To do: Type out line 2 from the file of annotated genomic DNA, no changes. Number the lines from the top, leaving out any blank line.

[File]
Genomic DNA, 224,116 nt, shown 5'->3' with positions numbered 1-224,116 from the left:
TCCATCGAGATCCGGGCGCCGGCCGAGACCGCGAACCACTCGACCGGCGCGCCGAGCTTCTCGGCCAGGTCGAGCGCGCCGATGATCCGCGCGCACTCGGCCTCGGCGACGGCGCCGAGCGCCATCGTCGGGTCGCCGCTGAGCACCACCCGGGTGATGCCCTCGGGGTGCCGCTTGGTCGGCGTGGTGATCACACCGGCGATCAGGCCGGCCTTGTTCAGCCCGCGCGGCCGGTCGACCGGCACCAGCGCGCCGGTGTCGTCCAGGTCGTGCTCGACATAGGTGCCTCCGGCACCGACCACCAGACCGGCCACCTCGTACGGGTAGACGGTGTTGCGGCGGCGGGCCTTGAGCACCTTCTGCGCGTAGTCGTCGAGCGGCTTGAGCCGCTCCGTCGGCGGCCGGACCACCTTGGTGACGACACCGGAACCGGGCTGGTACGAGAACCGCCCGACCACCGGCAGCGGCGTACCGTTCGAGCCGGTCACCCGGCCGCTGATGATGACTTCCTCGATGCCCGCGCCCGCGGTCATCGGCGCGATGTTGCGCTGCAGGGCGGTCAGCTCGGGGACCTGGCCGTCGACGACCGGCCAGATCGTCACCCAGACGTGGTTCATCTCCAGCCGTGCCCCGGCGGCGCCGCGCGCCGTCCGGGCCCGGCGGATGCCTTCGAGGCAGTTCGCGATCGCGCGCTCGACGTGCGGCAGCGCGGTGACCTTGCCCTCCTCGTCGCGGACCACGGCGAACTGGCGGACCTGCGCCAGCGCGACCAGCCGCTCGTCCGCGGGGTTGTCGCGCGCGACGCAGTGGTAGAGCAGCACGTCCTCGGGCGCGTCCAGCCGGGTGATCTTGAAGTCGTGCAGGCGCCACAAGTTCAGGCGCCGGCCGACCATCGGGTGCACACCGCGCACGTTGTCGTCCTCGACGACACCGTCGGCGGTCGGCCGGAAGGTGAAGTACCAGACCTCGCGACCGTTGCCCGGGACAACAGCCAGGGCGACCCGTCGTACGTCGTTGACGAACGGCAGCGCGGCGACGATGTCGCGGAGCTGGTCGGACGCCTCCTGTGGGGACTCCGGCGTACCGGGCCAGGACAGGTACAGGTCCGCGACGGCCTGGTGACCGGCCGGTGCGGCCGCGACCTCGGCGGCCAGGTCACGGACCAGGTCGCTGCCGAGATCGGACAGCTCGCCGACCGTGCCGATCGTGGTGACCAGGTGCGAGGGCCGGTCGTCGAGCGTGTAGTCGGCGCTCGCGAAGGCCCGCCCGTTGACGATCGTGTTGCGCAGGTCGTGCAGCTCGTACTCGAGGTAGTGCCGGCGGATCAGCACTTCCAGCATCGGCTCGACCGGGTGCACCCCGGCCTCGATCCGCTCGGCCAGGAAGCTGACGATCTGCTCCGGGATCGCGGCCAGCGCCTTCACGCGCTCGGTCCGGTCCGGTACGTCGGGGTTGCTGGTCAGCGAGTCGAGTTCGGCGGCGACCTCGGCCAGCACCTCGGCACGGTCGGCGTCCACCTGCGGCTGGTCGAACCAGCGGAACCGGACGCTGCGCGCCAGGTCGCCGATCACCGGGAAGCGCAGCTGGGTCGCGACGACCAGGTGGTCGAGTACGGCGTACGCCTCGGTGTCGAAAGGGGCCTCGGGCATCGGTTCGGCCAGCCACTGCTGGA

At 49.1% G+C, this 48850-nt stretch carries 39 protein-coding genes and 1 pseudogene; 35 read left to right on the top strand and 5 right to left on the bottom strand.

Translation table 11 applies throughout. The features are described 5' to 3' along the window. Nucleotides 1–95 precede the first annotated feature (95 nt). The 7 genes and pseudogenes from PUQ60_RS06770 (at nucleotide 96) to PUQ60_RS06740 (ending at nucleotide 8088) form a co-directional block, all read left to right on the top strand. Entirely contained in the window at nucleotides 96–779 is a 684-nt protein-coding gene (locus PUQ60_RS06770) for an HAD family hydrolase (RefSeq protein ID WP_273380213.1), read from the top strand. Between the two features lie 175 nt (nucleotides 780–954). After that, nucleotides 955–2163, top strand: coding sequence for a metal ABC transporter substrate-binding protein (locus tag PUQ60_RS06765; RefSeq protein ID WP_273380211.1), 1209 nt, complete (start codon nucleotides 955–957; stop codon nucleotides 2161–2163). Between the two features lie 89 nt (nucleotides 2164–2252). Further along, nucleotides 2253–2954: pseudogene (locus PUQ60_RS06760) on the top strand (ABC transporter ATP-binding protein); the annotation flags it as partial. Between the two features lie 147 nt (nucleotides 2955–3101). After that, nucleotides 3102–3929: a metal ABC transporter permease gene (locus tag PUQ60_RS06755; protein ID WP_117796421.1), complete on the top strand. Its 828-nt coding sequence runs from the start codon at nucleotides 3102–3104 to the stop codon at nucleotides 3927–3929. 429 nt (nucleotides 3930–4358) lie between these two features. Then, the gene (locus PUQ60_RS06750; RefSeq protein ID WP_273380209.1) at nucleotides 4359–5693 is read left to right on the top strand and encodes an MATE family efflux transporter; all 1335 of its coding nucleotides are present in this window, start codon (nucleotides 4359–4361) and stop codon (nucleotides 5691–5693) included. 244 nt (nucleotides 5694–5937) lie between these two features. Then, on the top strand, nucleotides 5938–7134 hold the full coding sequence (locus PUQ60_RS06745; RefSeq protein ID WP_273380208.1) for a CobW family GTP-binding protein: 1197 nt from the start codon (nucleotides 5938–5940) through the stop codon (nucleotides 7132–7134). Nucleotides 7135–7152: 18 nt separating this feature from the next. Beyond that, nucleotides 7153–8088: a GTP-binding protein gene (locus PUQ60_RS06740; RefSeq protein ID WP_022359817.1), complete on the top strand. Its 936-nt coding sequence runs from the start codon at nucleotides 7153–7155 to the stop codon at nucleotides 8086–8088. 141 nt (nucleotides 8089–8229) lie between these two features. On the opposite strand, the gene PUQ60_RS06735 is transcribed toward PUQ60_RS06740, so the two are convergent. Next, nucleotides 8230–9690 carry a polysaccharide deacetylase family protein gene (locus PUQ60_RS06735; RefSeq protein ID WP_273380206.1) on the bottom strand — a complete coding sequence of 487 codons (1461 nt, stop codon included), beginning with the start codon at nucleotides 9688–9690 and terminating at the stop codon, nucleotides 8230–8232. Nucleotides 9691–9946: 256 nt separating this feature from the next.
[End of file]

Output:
TCCATCGAGATCCGGGCGCCGGCCGAGACCGCGAACCACTCGACCGGCGCGCCGAGCTTCTCGGCCAGGTCGAGCGCGCCGATGATCCGCGCGCACTCGGCCTCGGCGACGGCGCCGAGCGCCATCGTCGGGTCGCCGCTGAGCACCACCCGGGTGATGCCCTCGGGGTGCCGCTTGGTCGGCGTGGTGATCACACCGGCGATCAGGCCGGCCTTGTTCAGCCCGCGCGGCCGGTCGACCGGCACCAGCGCGCCGGTGTCGTCCAGGTCGTGCTCGACATAGGTGCCTCCGGCACCGACCACCAGACCGGCCACCTCGTACGGGTAGACGGTGTTGCGGCGGCGGGCCTTGAGCACCTTCTGCGCGTAGTCGTCGAGCGGCTTGAGCCGCTCCGTCGGCGGCCGGACCACCTTGGTGACGACACCGGAACCGGGCTGGTACGAGAACCGCCCGACCACCGGCAGCGGCGTACCGTTCGAGCCGGTCACCCGGCCGCTGATGATGACTTCCTCGATGCCCGCGCCCGCGGTCATCGGCGCGATGTTGCGCTGCAGGGCGGTCAGCTCGGGGACCTGGCCGTCGACGACCGGCCAGATCGTCACCCAGACGTGGTTCATCTCCAGCCGTGCCCCGGCGGCGCCGCGCGCCGTCCGGGCCCGGCGGATGCCTTCGAGGCAGTTCGCGATCGCGCGCTCGACGTGCGGCAGCGCGGTGACCTTGCCCTCCTCGTCGCGGACCACGGCGAACTGGCGGACCTGCGCCAGCGCGACCAGCCGCTCGTCCGCGGGGTTGTCGCGCGCGACGCAGTGGTAGAGCAGCACGTCCTCGGGCGCGTCCAGCCGGGTGATCTTGAAGTCGTGCAGGCGCCACAAGTTCAGGCGCCGGCCGACCATCGGGTGCACACCGCGCACGTTGTCGTCCTCGACGACACCGTCGGCGGTCGGCCGGAAGGTGAAGTACCAGACCTCGCGACCGTTGCCCGGGACAACAGCCAGGGCGACCCGTCGTACGTCGTTGACGAACGGCAGCGCGGCGACGATGTCGCGGAGCTGGTCGGACGCCTCCTGTGGGGACTCCGGCGTACCGGGCCAGGACAGGTACAGGTCCGCGACGGCCTGGTGACCGGCCGGTGCGGCCGCGACCTCGGCGGCCAGGTCACGGACCAGGTCGCTGCCGAGATCGGACAGCTCGCCGACCGTGCCGATCGTGGTGACCAGGTGCGAGGGCCGGTCGTCGAGCGTGTAGTCGGCGCTCGCGAAGGCCCGCCCGTTGACGATCGTGTTGCGCAGGTCGTGCAGCTCGTACTCGAGGTAGTGCCGGCGGATCAGCACTTCCAGCATCGGCTCGACCGGGTGCACCCCGGCCTCGATCCGCTCGGCCAGGAAGCTGACGATCTGCTCCGGGATCGCGGCCAGCGCCTTCACGCGCTCGGTCCGGTCCGGTACGTCGGGGTTGCTGGTCAGCGAGTCGAGTTCGGCGGCGACCTCGGCCAGCACCTCGGCACGGTCGGCGTCCACCTGCGGCTGGTCGAACCAGCGGAACCGGACGCTGCGCGCCAGGTCGCCGATCACCGGGAAGCGCAGCTGGGTCGCGACGACCAGGTGGTCGAGTACGGCGTACGCCTCGGTGTCGAAAGGGGCCTCGGGCATCGGTTCGGCCAGCCACTGCTGGA